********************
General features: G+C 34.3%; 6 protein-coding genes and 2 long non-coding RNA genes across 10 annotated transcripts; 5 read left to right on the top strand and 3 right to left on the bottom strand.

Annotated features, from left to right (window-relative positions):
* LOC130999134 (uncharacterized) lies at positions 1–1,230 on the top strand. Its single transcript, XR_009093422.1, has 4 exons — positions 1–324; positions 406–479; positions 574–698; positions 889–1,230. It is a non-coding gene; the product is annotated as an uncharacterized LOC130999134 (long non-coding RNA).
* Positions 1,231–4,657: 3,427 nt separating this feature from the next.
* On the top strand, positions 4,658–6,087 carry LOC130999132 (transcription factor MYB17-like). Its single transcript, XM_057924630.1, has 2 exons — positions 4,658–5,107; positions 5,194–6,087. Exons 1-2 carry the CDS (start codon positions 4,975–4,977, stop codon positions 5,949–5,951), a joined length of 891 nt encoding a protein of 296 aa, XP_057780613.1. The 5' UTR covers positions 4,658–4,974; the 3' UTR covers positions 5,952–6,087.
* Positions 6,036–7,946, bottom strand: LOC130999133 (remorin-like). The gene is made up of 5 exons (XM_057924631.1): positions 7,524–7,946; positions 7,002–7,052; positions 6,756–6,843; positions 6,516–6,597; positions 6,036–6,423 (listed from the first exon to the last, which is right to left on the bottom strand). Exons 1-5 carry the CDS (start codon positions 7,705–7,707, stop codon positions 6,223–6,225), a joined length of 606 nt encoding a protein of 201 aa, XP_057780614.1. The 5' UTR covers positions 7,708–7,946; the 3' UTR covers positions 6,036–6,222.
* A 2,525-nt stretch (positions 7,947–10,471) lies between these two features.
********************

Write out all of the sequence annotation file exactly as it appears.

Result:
General features: G+C 34.3%; 6 protein-coding genes and 2 long non-coding RNA genes across 10 annotated transcripts; 5 read left to right on the top strand and 3 right to left on the bottom strand.

Annotated features, from left to right (window-relative positions):
* LOC130999134 (uncharacterized) lies at positions 1–1,230 on the top strand. Its single transcript, XR_009093422.1, has 4 exons — positions 1–324; positions 406–479; positions 574–698; positions 889–1,230. It is a non-coding gene; the product is annotated as an uncharacterized LOC130999134 (long non-coding RNA).
* Positions 1,231–4,657: 3,427 nt separating this feature from the next.
* On the top strand, positions 4,658–6,087 carry LOC130999132 (transcription factor MYB17-like). Its single transcript, XM_057924630.1, has 2 exons — positions 4,658–5,107; positions 5,194–6,087. Exons 1-2 carry the CDS (start codon positions 4,975–4,977, stop codon positions 5,949–5,951), a joined length of 891 nt encoding a protein of 296 aa, XP_057780613.1. The 5' UTR covers positions 4,658–4,974; the 3' UTR covers positions 5,952–6,087.
* Positions 6,036–7,946, bottom strand: LOC130999133 (remorin-like). The gene is made up of 5 exons (XM_057924631.1): positions 7,524–7,946; positions 7,002–7,052; positions 6,756–6,843; positions 6,516–6,597; positions 6,036–6,423 (listed from the first exon to the last, which is right to left on the bottom strand). Exons 1-5 carry the CDS (start codon positions 7,705–7,707, stop codon positions 6,223–6,225), a joined length of 606 nt encoding a protein of 201 aa, XP_057780614.1. The 5' UTR covers positions 7,708–7,946; the 3' UTR covers positions 6,036–6,222.
* A 2,525-nt stretch (positions 7,947–10,471) lies between these two features.